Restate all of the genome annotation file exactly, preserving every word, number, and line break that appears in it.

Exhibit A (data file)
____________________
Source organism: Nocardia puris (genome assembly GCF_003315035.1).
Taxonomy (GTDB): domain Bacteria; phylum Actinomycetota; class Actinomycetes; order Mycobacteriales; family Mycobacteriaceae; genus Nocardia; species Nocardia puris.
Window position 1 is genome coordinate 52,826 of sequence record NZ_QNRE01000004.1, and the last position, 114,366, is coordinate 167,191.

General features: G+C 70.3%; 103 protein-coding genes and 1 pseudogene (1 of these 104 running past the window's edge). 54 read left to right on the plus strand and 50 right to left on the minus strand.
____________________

Source organism: Nocardia puris (genome assembly GCF_003315035.1).
Taxonomy (GTDB): domain Bacteria; phylum Actinomycetota; class Actinomycetes; order Mycobacteriales; family Mycobacteriaceae; genus Nocardia; species Nocardia puris.
Window position 1 is genome coordinate 52,826 of sequence record NZ_QNRE01000004.1, and the last position, 114,366, is coordinate 167,191.

General features: G+C 70.3%; 103 protein-coding genes and 1 pseudogene (1 of these 104 running past the window's edge). 54 read left to right on the plus strand and 50 right to left on the minus strand.